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CFTC, FinCEN and SEC Issue Joint Statement Reminding Persons in Digital Assets Space of Obligations Under Bank Secrecy Act

On Oct. 11, 2019, the Financial Crimes Enforcement Network (FinCEN), the U.S. Commodity Futures Trading Commission (CFTC), and the U.S. Securities and Exchange Commission (SEC) (collectively, the “Agencies”), published a Joint Statement on Activities Involving Digital Assets (the “Joint Statement”). The purpose of the Joint Statement was “to remind persons engaged in activities involving digital assets of their anti-money laundering and countering the financing of terrorism (AML/CFT) obligations under the Bank Secrecy Act (BSA).”

The Joint Statement reminds participants in the digital asset space that AML/CFT obligations apply to “financial institutions,” such as:

  • broker-dealers and mutual funds obligated to register with the SEC,

  • futures commission merchants and introducing brokers obligated to register with the CFTC, and

  • money services businesses (MSBs) as defined by FinCEN.

AML/CFT obligations include the requirement to establish and implement an effective anti-money laundering program (“AML Program”) and to comply with recordkeeping and reporting requirements, including suspicious activity reporting requirements.

For purposes of the Joint Statement, “digital assets” include instruments that may qualify under applicable U.S. laws as securities, commodities, and security- or commodity-based instruments such as futures or swaps. Participants in the digital asset space may refer to “digital assets” using different labels including “virtual assets,” “crypto-assets,” “digital tokens,” “digital coins,” “cryptocurrencies,” “convertible virtual currencies,” and “digital currencies.” However, the Joint Statement reminds the digital assets industry that regardless of the label or terminology that market participants may use, or the level or type of technology employed, it is the facts and circumstances underlying the asset, activity or service, including its economic reality and use, that determines: (i) the general categorization of the asset, (ii) the specific regulatory treatment of the activity involving the asset, and (iii) whether the persons involved are “financial institutions” for purposes of the BSA. An analysis of the nature of the digital asset-related activity is key in determining whether and how a person must register with the SEC, CFTC or FinCEN, according to the Joint Statement.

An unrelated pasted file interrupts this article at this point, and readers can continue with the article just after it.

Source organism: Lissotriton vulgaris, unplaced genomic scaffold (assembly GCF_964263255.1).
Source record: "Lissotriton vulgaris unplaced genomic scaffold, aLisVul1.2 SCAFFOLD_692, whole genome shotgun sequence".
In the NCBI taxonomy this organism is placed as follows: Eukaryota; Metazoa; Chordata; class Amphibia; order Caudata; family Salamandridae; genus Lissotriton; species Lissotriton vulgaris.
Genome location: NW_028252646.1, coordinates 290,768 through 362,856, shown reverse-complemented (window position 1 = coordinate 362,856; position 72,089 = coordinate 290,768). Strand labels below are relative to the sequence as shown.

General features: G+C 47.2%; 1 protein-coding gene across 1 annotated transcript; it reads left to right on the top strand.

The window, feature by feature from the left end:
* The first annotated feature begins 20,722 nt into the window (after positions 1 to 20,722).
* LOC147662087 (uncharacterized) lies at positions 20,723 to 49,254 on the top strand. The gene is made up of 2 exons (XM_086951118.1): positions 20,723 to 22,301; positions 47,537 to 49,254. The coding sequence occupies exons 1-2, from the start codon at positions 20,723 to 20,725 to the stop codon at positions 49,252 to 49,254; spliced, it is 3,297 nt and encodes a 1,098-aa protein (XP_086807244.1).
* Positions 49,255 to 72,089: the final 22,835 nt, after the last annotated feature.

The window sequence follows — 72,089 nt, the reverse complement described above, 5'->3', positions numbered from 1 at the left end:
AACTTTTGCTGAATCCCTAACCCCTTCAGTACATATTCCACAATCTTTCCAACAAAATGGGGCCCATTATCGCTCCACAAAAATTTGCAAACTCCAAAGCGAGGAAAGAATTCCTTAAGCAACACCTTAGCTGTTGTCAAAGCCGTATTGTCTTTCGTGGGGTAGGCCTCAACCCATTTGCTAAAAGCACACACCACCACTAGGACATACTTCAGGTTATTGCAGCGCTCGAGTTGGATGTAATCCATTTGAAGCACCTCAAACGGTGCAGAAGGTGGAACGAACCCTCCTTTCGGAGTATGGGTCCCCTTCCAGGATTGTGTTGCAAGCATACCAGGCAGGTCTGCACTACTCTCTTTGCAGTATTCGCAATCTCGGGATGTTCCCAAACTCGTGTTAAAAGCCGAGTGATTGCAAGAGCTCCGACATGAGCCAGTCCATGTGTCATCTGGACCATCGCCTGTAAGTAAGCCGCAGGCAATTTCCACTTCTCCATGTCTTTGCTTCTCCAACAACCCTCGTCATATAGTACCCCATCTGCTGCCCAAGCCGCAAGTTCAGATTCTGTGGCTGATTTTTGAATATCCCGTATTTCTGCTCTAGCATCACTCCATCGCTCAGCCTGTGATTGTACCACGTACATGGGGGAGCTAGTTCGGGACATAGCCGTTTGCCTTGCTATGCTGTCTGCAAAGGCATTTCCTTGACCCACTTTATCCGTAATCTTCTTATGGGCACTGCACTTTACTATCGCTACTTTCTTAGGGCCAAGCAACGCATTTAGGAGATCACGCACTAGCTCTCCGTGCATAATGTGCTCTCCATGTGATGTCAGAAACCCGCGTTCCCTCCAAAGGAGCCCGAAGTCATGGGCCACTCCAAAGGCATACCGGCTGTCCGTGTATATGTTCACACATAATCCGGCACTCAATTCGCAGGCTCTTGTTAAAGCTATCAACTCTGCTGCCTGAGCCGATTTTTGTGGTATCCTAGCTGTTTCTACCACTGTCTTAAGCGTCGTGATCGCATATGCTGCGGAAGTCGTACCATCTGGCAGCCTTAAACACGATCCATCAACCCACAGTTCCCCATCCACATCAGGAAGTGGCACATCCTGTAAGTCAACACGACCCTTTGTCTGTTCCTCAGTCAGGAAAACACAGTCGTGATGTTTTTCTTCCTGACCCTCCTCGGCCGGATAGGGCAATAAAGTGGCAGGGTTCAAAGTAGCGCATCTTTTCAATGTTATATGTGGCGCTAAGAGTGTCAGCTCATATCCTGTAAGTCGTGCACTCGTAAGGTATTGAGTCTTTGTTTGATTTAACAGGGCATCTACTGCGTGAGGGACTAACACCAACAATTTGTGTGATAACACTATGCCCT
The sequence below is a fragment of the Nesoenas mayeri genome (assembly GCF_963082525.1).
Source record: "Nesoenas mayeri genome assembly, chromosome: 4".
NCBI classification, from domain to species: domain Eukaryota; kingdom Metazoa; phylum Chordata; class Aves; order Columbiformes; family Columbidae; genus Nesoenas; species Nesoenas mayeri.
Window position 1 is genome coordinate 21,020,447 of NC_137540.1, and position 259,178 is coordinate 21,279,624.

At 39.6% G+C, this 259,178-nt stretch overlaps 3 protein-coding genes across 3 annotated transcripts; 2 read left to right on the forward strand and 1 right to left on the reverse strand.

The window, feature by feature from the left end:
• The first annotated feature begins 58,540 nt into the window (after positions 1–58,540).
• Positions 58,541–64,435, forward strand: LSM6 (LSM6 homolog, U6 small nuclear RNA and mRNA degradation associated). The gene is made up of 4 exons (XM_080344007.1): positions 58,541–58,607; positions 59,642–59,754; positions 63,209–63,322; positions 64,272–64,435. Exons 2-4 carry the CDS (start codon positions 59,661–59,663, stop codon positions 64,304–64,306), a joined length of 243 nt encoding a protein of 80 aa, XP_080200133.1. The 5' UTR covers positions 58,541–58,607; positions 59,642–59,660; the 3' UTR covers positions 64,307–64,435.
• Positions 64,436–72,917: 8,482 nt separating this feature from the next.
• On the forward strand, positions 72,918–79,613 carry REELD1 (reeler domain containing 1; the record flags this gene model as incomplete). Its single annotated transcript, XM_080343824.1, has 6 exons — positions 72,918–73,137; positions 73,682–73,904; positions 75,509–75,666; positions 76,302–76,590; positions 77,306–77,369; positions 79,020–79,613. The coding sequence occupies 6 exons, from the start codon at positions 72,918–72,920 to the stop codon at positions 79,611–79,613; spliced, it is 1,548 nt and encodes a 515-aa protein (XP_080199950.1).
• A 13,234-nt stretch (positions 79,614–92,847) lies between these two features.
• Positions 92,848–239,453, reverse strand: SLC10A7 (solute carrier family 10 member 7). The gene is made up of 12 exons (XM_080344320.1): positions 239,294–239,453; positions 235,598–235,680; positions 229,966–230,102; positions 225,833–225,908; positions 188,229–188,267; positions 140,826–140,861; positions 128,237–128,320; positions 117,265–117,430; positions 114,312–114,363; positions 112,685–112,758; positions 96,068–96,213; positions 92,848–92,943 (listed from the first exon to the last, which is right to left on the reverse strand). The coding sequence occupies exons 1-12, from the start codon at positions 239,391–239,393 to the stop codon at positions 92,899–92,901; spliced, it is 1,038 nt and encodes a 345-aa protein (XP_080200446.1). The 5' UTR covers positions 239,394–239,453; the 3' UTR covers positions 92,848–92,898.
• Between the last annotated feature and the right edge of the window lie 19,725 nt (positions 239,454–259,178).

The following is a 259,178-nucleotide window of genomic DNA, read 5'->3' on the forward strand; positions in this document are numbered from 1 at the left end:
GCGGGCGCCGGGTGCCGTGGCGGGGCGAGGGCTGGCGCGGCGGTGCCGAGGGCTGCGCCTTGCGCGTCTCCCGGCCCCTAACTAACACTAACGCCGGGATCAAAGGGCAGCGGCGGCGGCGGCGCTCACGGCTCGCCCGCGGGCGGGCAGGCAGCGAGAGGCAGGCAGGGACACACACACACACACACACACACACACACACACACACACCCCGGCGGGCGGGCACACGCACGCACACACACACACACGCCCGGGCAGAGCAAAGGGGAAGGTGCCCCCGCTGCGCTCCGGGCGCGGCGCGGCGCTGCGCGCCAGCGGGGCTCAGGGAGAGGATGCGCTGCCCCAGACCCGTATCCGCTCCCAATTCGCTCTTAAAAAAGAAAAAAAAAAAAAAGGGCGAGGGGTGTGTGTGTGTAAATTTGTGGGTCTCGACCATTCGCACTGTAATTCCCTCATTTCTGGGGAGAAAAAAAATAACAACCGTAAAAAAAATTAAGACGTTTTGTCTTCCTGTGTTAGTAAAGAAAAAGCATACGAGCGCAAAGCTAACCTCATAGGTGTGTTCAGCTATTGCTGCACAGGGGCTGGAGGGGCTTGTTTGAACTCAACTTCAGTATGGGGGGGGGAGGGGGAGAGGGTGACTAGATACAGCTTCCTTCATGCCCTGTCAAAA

In terms of BSA oversight, the Joint Statement clarifies that one or more of the Agencies (and possibly other agencies) will oversee compliance with AML/CFT obligations for purposes of the BSA. For example: (i) the SEC, FinCEN, and the Financial Industry Regulatory Authority (FINRA) will oversee the AML/CFT activities of a broker-dealer in securities; (ii) the CFTC, FinCEN, and the National Futures Association (NFA) will oversee the AML/CFT activities of a futures commission merchant; and (iii) FinCEN will oversee the AML/CFT activities of an MSB.

The Joint Statement explains that the BSA obligations (including AML Program requirements) that apply to the particular type of financial institution will flow from the FinCEN regulations applicable to that type of financial institution.1 These obligations include the implementation of a risk-based AML Program and the reporting of suspicious activity.